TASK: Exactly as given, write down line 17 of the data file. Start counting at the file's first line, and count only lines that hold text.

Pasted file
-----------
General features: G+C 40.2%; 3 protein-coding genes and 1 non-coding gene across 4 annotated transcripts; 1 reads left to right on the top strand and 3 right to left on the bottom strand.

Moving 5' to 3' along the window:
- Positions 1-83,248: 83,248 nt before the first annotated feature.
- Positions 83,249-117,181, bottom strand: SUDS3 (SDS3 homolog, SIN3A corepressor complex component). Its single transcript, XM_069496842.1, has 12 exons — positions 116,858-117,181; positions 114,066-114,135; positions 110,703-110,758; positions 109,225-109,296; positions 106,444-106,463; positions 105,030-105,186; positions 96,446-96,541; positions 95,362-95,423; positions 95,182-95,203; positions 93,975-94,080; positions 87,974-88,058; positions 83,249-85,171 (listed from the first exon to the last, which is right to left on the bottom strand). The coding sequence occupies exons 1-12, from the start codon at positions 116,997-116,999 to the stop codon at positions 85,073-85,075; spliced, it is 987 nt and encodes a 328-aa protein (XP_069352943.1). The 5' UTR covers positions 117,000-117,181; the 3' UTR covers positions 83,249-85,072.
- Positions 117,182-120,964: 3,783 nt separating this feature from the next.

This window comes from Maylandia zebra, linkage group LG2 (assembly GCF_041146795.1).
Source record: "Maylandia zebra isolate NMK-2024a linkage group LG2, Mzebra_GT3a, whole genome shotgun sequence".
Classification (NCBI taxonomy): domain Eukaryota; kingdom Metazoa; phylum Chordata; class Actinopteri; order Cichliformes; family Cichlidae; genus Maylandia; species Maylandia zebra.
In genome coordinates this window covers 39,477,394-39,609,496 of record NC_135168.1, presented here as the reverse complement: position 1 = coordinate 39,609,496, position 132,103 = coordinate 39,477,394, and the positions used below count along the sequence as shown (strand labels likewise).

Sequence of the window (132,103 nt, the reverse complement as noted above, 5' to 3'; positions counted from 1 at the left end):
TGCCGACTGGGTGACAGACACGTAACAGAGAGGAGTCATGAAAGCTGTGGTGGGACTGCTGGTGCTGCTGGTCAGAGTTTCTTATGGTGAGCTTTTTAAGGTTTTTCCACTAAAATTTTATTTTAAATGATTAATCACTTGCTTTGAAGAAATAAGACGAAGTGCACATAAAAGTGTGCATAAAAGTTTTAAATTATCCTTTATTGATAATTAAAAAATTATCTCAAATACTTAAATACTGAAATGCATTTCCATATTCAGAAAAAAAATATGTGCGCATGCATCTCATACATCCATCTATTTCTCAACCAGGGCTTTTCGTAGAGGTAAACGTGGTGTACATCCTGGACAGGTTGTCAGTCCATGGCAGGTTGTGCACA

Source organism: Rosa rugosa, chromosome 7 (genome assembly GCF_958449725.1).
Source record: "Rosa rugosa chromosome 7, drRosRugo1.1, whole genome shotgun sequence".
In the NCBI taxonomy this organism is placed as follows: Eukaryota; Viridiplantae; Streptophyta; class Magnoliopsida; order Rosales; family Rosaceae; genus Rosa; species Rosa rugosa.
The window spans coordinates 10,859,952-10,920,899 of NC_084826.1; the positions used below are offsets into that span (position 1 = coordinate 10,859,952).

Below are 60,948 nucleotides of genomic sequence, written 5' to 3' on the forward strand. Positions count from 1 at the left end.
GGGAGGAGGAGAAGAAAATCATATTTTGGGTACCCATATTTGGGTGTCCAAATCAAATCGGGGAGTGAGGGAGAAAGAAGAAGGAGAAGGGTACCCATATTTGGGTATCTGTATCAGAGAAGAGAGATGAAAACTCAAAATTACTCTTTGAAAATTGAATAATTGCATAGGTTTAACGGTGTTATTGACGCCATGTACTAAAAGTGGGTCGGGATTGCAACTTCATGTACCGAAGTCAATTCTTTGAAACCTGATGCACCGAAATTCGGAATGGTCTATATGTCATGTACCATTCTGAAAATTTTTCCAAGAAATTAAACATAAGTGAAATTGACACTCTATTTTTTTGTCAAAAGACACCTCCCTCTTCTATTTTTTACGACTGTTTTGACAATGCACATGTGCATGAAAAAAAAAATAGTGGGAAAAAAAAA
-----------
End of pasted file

GGGAGGAGGAGAAGAAAATCATATTTTGGGTACCCATATTTGGGTGTCCAAATCAAATCGGGGAGTGAGGGAGAAAGAAGAAGGAGAAGGGTACCCATATTTGGGTATCTGTATCAGAGAAGAGAGATGAAAACTCAAAATTACTCTTTGAAAATTGAATAATTGCATAGGTTTAACGGTGTTATTGACGCCATGTACTAAAAGTGGGTCGGGATTGCAACTTCATGTACCGAAGTCAATTCTTTGAAACCTGATGCACCGAAATTCGGAATGGTCTATATGTCATGTACCATTCTGAAAATTTTTCCAAGAAATTAAACATAAGTGAAATTGACACTCTATTTTTTTGTCAAAAGACACCTCCCTCTTCTATTTTTTACGACTGTTTTGACAATGCACATGTGCATGAAAAAAAAAATAGTGGGAAAAAAAAA